Author: Helen

Image from http://www.brightspace.com.au/exhibitions/2006/trevorhoppen/trevorart.htm

is the name of the painting in the image here.

The one below is Flake and Chips.

Image fr0m http://www.brightspace.com.au/exhibitions/2006/trevorhoppen/trevorart.htm

They are the work of Trevor Hoppen. If you live in Melbourne, you can go here:

BRIGHTSPACE is excited to present works on canvas & paper
 
 by Trevor Hoppen,
 
Chess Air Fish Hammer
 
Opening Saturday 26th August (3 – 6pm)
 
also special preview Tuesday 22 Aug (5 – 7 pm)
 
 exhibition: 23 Aug – 10 September 2006

Or click here to see more. Shameless plug? Guilty as charged. But you would enjoy it.

If you’ve been to the St Kilda Adventure Playground, you have seen Trevor’s work already. He’s responsible for much of the artwork and carpentry there.

Speaking of art and woodwork, I took two little boys to the Da Vinci Machines exhibition today. The exhibition was fantastic – someone with enormous woodworking chops has recreated the machines in Leonardo’s drawings. The kids were impressed. This guy designed working ball bearings, cams, bicycles. The sponsor display (engines and transmissions) was OK too- at least it was relevant to what was on show.

When we got to the end and entered the merchandising area, though, my eyes were rolling as fast as Leonardo was presumably rolling in his grave.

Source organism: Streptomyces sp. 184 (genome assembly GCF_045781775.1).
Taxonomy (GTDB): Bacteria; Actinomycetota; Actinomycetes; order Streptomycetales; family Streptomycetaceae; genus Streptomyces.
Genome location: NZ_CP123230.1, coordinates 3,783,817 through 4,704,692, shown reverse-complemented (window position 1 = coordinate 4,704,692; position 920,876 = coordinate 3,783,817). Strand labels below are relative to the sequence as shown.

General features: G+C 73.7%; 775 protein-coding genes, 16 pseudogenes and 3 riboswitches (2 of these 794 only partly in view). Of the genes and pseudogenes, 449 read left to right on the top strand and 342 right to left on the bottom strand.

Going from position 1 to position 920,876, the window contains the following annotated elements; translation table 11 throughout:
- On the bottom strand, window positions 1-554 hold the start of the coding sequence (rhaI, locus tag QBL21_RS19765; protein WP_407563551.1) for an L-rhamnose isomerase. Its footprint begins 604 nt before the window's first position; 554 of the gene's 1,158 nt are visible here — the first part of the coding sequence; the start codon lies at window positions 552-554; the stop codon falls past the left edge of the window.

…Da Vinci Genius T shirts, caps, and wait for it: Da Vinci Stubbie holders!!

But that wasn’t the worst.

Not only were there copies of The Da Vinci Code on sale, but there were various kinds of Da Vinci Code spinoff merchandise all mixed up with the books on Leonardo and his work– as if there were some kind of connection, or equivalence, between the two… as if the Da Vinci rubbish was now reality, on a par with the rest of the exhibition.

Ack.

20 Aug 2006, Comments Off

Book meme

Author: Helen

Help. I’ve been tagged by Tigtog and Susoz at once. Better get cracking. I’ve been asked for

1. One book you have read more than once

Oh, lordy. I’m an inveterate rereader and my favourites are many. Which one to pick? OK: Jane Eyre. I love the Victorians. I’ve only read it about a billion times but I still can’t get the fourteen year old girlchild to read it.

Interesting that Pavlov’s Cat and I had the same answer to (1).